|Normal Harmonization||Alternative Harmonization|
E5, E6, E7
E Major, A/C sharp, E9
A5, A6, A7
A Major, D/F sharp, A9
B5, B6, B7
B Major, E/G sharp, B9
Some of these three note chords can be found in Blues Guitar Lessons • Before You Accuse Me. These chords are an alternative harmonization of the basic pinky patterns. For example, in measure one, the normal chords would be E5, E6 and E7. These have been re-harmonized to form E Major (chord spelling: B, E, G sharp), A/C sharp (or more simply A Major, since C sharp is the third of the A Major triad, chord spelling: C sharp, E, A) and E9 (chord spelling: D, F sharp, B). These new harmonies present a very cool substitution for the basic patterns, and have been used in many songs. In the video, I am using the 'chicken picking' technique. Also, the E5, E6 and E7 could be played as a second guitar part, adding more foundation to the overall sound. All of these progressions are played with the shuffle feel, notated here as a broken triplet (see Blues Basics • Blues Rhythm Patterns Part 1).
This pattern adds a repeating riff combined with the chords. Based in the key of G Major, it is close to ZZ Top's 'Jesus Just Left Chicago'. The riff moves through three different Pentatonic scales: G Major-E minor, C Major-A minor, and D Major-B minor. The G Major Pentatonic riff is based in Box Pattern #3, while the C Major and D Major riffs are from Box Pattern #1. These scales correspond to the 12 bar, 3 chord structure (G, C And D). Combining riffs and chords is very common in blues. Even though the second chord of each measure can be simplified to the Major chord (as explained in Progression one), voicing the third on the bottom of the chord is essential to the sound of the movement. The last two measures are a very common turnaround in the key of G. This pattern sounds good at a slow to moderate tempo.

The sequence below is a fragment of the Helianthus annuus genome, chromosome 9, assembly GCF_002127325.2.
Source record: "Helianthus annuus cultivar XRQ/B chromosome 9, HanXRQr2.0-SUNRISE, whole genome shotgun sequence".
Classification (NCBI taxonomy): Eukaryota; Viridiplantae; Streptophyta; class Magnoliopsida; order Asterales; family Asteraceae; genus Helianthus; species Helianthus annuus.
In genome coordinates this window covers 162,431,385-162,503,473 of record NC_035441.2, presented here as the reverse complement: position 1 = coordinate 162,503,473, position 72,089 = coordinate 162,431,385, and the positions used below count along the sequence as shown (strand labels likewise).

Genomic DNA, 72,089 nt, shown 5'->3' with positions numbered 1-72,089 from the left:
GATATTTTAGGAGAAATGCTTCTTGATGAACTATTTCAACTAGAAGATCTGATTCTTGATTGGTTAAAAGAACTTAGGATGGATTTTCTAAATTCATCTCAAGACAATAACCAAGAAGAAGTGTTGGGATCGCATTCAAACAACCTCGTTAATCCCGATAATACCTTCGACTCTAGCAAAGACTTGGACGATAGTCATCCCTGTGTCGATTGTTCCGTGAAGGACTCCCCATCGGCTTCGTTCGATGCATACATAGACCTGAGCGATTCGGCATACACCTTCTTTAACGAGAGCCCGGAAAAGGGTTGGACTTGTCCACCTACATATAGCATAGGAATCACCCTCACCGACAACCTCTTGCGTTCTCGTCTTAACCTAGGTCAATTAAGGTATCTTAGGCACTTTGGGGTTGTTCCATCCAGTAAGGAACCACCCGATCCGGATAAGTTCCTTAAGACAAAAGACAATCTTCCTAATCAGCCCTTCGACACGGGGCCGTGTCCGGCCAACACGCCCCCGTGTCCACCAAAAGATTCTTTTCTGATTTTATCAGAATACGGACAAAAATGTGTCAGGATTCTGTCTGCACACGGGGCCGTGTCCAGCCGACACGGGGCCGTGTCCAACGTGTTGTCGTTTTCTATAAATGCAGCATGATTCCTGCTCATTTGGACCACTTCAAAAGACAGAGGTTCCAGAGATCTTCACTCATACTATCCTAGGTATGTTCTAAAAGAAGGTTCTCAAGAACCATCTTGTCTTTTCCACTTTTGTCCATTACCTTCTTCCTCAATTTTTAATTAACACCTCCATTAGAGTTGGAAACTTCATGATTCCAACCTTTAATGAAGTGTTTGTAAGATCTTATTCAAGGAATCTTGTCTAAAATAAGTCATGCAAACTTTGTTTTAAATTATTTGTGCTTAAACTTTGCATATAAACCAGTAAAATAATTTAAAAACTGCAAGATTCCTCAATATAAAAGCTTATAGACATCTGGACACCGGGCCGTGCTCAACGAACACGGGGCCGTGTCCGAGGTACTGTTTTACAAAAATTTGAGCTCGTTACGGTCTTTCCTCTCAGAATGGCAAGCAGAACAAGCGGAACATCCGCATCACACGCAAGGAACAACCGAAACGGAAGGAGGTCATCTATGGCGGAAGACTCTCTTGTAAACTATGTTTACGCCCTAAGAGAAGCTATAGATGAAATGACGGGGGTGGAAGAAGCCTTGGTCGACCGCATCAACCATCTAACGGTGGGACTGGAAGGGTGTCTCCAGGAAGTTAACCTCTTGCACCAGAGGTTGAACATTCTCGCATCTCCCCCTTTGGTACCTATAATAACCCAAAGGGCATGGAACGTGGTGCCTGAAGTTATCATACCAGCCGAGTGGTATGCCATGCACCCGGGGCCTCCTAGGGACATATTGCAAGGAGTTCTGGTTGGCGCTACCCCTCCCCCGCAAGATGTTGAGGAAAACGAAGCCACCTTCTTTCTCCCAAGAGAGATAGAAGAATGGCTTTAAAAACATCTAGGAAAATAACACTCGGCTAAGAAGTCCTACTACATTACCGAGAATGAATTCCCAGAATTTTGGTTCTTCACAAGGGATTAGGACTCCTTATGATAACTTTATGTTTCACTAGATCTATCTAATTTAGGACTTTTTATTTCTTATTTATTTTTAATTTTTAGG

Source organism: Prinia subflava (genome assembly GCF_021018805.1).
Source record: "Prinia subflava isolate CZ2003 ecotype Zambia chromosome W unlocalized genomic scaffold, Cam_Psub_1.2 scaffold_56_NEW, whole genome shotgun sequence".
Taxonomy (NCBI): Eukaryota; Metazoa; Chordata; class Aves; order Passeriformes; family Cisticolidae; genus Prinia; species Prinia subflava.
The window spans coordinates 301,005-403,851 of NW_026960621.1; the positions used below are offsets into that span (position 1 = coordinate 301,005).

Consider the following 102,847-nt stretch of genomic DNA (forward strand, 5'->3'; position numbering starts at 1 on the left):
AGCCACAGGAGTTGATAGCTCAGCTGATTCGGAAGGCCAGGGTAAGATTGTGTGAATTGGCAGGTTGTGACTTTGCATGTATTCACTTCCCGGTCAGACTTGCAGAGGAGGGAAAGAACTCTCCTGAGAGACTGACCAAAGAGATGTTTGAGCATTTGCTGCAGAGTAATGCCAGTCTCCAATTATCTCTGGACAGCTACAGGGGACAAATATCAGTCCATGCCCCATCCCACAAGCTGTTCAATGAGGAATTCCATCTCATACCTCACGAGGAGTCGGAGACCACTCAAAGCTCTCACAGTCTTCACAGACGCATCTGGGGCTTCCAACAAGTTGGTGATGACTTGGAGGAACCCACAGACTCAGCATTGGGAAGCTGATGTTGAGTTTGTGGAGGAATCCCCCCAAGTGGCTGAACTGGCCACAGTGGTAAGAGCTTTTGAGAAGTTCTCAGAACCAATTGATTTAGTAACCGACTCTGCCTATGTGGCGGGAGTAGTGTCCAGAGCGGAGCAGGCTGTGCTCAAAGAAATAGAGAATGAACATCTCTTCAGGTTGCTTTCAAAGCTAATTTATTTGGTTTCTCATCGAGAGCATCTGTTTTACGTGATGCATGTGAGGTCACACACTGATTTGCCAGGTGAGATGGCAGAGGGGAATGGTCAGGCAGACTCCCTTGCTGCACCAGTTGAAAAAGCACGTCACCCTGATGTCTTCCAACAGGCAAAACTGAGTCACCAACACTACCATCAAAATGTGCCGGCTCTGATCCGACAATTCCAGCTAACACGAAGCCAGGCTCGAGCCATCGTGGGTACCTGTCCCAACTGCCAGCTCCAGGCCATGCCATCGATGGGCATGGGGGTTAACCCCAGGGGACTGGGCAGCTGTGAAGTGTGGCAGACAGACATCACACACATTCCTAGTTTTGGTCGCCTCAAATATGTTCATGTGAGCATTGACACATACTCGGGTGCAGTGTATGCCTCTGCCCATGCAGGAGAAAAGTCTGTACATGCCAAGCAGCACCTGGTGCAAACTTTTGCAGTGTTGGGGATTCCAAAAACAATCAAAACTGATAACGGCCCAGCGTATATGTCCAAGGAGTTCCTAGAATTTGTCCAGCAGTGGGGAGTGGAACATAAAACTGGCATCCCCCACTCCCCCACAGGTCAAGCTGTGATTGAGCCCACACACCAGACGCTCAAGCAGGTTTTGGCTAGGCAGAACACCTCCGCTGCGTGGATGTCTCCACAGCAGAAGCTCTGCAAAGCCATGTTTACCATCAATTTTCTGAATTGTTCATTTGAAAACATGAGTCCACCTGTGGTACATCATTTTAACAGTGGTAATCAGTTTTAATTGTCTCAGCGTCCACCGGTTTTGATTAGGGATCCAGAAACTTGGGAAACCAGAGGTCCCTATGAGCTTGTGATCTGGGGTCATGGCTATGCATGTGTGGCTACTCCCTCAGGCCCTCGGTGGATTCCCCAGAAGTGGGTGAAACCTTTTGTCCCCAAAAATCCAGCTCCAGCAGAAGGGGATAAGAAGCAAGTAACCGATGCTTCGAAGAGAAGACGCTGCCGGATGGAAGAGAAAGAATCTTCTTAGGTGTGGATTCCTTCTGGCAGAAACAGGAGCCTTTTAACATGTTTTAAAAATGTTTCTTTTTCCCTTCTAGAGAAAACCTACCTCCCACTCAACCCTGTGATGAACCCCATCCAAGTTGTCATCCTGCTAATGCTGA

This pattern sounds great at a moderate to fast shuffle tempo. The order of the chords has been reversed. In measure one, the movement is from A9, into D/F sharp and resolving to A Major. This is the same movement for all the chord shapes. The overall tonality is once again the normal one, four, five in the key of A: A7, D7, E7. Try working these shapes out in the first five frets. The E9, A/C sharp, E Major, will have to be transposed down an octave. The D9, G/B, D Major, will be different chord shapes from all the others presented in these progressions.
Chord spelling for D9 low to high: C (third string, fifth fret), E (second string, fifth fret), and A (first string, fifth fret).
Spelling for the G/B low to high: B (third string, fourth fret), D (second string, third fret) and G (first string, third fret)
The D Major is simply a normal open D shape based on the second fret: A (third string, second fret), D (second string, third fret), F sharp (first string, second fret). Once you have these patterns memorized, try adding ornaments. On the video, I am sliding into the 9th chords. This will add more meat to the sound!
Jesus Just Left Chicago • ZZ Top
Sinti Desert on July 12, 2017:
Sing in Sing up.